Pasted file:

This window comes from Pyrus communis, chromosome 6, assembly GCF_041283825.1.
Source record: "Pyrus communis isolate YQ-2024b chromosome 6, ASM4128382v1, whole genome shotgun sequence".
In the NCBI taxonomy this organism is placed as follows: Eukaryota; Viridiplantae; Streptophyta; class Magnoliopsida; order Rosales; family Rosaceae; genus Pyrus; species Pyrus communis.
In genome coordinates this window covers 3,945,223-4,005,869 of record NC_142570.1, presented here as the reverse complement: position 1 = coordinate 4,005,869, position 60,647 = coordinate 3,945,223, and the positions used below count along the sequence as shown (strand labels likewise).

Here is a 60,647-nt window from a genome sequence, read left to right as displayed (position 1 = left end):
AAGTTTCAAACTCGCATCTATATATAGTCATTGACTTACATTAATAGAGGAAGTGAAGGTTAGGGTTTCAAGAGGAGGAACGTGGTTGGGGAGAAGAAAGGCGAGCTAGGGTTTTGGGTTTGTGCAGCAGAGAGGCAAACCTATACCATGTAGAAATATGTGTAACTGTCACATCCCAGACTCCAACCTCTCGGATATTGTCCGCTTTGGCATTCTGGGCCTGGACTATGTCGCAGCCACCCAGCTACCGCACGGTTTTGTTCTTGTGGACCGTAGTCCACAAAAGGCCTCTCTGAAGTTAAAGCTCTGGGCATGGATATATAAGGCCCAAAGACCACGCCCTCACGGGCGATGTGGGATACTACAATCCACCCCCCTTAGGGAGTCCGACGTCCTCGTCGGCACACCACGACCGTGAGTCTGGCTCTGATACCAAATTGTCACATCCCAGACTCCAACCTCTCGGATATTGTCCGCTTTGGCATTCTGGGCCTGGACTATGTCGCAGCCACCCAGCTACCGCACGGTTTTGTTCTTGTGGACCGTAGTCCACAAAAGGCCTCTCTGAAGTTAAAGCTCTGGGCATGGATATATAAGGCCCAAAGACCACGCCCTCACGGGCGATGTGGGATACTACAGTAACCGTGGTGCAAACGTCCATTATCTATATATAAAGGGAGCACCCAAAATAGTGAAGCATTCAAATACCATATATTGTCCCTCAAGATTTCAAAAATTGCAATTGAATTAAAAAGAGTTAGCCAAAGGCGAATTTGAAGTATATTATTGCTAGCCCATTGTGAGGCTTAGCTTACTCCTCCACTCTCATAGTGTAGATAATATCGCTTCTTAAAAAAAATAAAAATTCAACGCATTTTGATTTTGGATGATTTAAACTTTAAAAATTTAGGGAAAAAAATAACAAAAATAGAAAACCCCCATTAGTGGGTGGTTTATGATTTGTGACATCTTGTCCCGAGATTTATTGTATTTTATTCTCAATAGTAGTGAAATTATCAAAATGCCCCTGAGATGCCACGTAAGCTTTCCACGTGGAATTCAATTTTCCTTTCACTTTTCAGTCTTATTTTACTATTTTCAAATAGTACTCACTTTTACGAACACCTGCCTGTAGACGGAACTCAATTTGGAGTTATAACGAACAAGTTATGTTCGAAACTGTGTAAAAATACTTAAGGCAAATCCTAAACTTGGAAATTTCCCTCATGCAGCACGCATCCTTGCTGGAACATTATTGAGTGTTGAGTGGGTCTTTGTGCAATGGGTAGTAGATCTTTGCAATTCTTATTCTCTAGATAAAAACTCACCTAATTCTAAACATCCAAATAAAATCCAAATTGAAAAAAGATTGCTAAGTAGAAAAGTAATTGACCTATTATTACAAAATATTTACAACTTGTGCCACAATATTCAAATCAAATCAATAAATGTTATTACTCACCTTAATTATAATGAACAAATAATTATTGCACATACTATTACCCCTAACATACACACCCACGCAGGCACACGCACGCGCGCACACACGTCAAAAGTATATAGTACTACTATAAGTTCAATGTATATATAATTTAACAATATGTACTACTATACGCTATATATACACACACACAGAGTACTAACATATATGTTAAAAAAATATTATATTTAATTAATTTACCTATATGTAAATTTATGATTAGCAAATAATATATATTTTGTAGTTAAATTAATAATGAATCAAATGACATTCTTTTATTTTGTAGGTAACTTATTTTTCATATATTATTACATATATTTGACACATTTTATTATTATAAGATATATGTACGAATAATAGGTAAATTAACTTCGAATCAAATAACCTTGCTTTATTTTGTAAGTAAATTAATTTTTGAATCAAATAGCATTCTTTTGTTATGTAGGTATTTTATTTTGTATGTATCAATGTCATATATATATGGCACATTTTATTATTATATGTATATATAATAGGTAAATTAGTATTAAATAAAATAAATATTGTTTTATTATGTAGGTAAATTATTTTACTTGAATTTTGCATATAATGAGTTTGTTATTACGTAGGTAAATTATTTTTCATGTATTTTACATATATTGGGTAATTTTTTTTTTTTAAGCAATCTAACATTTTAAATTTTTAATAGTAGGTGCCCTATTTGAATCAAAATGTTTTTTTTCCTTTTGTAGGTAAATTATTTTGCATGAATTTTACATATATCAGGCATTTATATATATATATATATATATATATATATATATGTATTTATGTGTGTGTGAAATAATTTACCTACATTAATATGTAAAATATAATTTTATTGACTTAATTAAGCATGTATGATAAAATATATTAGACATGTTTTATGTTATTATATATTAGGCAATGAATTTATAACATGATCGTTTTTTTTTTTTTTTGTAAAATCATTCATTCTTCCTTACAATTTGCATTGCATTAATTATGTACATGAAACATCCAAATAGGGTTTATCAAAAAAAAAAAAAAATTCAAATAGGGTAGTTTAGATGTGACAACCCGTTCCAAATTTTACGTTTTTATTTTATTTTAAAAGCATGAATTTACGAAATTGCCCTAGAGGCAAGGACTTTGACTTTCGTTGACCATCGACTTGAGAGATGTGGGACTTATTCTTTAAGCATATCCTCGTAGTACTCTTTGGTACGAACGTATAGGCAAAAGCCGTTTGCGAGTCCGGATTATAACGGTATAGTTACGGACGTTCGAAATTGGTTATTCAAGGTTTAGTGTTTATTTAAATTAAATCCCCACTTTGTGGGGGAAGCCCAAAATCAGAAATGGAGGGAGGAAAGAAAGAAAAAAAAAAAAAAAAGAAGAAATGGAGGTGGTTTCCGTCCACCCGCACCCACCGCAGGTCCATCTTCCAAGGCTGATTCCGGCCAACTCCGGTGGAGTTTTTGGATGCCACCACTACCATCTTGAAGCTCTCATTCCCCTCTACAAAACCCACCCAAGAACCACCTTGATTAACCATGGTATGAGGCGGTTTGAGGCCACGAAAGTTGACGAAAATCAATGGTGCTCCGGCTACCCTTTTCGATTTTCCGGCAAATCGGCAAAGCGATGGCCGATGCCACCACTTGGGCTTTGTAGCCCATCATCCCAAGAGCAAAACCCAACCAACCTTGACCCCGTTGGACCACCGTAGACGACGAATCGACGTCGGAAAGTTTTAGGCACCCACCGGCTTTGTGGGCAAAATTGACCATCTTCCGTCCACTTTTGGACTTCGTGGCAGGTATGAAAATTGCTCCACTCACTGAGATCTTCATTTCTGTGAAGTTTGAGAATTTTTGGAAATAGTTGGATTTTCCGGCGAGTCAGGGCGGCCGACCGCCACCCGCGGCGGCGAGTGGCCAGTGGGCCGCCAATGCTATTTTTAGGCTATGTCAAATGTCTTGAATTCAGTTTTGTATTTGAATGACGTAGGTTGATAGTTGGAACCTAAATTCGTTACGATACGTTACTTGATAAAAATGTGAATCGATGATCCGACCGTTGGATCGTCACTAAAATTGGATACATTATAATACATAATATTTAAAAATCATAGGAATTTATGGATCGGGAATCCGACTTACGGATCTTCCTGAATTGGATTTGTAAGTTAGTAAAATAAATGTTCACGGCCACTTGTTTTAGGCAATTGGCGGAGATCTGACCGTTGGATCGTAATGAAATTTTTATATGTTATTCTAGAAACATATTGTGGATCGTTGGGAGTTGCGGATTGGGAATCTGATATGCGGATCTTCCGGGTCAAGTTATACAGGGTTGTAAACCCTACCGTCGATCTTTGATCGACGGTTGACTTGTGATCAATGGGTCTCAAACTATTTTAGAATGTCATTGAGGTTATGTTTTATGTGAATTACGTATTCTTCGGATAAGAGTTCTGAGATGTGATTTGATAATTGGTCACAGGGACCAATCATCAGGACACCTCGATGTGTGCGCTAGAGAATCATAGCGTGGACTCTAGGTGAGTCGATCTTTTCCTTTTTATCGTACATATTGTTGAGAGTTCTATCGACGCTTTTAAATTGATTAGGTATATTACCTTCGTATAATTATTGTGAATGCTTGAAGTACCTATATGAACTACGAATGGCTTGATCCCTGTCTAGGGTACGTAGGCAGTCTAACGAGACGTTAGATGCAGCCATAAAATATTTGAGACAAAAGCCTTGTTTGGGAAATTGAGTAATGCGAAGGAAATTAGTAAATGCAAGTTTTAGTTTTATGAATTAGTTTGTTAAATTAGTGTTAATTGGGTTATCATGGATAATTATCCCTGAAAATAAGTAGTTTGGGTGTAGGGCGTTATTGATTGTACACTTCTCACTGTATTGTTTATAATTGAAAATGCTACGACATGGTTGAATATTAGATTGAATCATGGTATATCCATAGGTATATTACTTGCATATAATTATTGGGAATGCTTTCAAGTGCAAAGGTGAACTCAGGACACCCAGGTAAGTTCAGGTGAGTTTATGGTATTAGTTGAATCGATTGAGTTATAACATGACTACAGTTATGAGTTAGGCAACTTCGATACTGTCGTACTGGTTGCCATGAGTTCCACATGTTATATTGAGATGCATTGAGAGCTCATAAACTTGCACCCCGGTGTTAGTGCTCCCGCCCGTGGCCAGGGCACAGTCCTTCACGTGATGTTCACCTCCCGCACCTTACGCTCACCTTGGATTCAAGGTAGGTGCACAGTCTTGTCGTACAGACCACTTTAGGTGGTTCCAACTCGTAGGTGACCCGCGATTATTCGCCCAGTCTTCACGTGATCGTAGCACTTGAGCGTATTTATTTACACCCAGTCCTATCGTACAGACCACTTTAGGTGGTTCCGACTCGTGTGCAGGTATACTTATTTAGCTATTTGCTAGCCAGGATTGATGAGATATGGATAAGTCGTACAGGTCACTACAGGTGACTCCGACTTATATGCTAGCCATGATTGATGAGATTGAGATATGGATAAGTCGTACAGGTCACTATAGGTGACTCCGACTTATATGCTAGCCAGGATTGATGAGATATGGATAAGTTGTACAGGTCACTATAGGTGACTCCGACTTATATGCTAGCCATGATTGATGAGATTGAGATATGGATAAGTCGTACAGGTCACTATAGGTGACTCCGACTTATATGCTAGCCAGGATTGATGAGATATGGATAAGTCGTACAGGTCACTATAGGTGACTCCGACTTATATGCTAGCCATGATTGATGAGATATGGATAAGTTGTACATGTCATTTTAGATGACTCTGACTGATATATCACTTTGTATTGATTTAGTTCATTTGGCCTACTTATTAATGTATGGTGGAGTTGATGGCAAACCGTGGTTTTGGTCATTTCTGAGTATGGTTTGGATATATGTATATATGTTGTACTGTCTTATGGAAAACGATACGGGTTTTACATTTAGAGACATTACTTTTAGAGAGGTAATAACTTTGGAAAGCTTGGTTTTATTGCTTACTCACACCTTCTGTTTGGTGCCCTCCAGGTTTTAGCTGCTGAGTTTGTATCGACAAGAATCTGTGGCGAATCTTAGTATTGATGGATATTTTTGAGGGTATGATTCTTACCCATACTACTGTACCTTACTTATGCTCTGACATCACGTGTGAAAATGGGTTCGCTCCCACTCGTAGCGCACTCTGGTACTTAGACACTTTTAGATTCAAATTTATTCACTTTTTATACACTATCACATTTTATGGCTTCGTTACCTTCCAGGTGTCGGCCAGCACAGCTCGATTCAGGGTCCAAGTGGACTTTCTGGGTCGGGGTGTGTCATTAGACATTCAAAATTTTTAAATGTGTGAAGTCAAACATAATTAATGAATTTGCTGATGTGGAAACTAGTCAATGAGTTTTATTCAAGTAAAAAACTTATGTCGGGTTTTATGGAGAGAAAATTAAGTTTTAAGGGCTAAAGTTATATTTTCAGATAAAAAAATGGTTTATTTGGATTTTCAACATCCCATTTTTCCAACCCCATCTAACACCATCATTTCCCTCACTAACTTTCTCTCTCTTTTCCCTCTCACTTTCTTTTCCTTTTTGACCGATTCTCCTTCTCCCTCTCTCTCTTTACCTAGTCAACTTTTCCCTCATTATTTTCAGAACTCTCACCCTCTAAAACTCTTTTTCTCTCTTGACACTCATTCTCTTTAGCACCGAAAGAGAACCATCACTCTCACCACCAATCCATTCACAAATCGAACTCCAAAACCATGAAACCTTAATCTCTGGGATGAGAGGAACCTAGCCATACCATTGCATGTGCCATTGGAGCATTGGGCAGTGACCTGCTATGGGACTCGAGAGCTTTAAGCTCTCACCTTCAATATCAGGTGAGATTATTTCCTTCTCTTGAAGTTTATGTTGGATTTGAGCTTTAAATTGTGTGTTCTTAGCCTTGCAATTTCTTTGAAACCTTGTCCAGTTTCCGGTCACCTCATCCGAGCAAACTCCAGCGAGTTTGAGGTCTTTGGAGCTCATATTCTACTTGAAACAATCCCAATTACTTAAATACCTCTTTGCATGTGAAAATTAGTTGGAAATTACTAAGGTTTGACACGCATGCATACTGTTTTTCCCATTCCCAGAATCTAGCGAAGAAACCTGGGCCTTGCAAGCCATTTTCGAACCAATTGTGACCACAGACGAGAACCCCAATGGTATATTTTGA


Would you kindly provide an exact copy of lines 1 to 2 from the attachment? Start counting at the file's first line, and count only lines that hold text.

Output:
This window comes from Pyrus communis, chromosome 6, assembly GCF_041283825.1.
Source record: "Pyrus communis isolate YQ-2024b chromosome 6, ASM4128382v1, whole genome shotgun sequence".